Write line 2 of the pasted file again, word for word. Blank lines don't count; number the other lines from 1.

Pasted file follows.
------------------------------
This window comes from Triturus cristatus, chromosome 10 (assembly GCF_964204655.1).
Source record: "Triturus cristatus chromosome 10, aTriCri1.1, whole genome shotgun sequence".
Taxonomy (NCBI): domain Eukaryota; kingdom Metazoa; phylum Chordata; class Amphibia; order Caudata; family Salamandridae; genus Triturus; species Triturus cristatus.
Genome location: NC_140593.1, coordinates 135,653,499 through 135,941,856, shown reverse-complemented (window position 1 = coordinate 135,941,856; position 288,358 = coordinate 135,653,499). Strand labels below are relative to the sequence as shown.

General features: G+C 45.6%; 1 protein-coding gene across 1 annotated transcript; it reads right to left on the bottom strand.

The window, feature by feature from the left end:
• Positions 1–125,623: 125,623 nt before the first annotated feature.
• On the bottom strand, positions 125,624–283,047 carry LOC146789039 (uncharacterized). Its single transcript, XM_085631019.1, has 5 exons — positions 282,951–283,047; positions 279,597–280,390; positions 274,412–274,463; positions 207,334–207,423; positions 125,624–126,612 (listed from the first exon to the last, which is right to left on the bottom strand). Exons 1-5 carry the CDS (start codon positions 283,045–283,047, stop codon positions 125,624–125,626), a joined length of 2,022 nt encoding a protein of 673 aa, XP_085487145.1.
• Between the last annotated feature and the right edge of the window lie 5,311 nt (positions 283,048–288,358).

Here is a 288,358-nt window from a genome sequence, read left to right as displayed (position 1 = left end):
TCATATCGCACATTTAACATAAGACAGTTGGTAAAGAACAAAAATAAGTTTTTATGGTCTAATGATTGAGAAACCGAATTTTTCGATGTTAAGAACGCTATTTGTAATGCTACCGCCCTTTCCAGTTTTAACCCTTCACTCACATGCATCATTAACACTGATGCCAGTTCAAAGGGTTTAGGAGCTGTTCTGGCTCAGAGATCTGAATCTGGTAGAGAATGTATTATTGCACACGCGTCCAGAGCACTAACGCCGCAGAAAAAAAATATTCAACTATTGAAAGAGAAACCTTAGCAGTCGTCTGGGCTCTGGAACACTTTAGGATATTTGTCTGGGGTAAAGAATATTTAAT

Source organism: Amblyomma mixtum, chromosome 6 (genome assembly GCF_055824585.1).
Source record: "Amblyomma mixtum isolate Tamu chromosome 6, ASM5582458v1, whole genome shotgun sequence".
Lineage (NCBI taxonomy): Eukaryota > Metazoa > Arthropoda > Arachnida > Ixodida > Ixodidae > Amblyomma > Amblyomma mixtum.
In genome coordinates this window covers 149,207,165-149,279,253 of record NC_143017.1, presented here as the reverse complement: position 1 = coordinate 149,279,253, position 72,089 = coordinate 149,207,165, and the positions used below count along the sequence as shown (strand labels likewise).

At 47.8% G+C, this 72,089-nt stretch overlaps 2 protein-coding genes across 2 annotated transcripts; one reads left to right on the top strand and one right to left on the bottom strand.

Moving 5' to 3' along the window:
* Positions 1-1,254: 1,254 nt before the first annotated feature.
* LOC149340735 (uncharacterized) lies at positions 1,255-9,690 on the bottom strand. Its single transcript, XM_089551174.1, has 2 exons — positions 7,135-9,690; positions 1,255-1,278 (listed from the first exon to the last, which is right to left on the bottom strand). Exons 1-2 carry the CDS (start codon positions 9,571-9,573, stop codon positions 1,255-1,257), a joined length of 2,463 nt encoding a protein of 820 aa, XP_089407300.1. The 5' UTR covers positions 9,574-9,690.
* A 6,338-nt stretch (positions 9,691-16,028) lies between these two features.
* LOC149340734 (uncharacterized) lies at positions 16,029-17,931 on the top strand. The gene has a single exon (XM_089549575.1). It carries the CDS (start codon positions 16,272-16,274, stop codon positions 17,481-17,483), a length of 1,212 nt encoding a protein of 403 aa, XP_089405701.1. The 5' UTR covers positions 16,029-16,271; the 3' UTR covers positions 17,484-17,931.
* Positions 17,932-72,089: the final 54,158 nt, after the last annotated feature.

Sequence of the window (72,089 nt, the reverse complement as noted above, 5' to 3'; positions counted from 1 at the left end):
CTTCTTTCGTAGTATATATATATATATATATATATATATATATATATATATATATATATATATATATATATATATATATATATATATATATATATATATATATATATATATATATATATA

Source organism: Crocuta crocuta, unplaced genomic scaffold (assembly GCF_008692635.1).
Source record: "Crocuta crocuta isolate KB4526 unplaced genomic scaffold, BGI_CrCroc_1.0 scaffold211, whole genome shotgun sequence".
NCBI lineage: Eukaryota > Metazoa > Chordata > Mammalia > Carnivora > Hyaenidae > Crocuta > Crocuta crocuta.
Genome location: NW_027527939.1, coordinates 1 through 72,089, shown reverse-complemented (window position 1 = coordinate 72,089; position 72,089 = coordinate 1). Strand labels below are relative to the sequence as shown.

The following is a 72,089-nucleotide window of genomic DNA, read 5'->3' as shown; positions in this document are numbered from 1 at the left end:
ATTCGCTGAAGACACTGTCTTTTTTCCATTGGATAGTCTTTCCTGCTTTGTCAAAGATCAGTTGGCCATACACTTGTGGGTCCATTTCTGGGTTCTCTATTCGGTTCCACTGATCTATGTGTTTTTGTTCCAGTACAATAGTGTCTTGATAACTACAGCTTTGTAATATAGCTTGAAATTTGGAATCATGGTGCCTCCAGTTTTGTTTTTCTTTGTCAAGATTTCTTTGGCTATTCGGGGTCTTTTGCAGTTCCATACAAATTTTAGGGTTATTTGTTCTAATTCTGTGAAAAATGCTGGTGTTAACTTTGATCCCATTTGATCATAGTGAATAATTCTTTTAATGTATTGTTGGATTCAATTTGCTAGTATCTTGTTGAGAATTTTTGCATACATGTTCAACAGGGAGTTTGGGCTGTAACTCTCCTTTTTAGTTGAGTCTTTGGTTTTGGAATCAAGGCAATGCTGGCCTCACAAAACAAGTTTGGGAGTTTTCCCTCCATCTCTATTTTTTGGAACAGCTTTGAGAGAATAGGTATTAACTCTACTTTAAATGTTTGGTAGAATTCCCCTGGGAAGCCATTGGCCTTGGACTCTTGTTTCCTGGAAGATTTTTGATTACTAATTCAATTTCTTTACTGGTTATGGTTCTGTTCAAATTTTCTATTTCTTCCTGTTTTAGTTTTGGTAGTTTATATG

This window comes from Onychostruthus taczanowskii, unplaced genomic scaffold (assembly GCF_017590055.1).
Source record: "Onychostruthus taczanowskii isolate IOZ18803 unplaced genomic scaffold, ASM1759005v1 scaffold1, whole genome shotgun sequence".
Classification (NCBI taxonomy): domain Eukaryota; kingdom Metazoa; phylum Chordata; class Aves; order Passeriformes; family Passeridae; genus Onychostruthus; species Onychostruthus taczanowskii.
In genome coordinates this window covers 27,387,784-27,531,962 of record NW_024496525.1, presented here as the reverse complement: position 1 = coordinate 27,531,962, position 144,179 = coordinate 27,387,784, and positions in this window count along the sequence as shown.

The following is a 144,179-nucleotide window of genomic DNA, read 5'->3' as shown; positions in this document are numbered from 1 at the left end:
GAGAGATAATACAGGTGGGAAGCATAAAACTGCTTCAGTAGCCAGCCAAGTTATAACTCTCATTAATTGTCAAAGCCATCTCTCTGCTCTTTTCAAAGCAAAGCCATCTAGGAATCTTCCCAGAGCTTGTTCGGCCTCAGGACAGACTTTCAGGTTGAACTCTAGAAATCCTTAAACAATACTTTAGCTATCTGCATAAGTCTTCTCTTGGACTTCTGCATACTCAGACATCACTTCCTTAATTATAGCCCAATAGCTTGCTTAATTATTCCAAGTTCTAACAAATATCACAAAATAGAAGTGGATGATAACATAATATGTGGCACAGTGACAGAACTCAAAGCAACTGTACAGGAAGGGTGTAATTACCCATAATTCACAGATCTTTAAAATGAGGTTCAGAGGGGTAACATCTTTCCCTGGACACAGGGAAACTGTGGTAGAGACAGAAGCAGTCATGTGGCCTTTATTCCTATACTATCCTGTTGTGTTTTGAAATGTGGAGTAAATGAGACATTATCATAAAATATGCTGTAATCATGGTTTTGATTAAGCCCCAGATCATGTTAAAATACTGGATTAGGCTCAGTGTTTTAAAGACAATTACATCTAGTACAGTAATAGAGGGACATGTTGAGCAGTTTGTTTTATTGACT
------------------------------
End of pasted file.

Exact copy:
Source record: "Triturus cristatus chromosome 10, aTriCri1.1, whole genome shotgun sequence".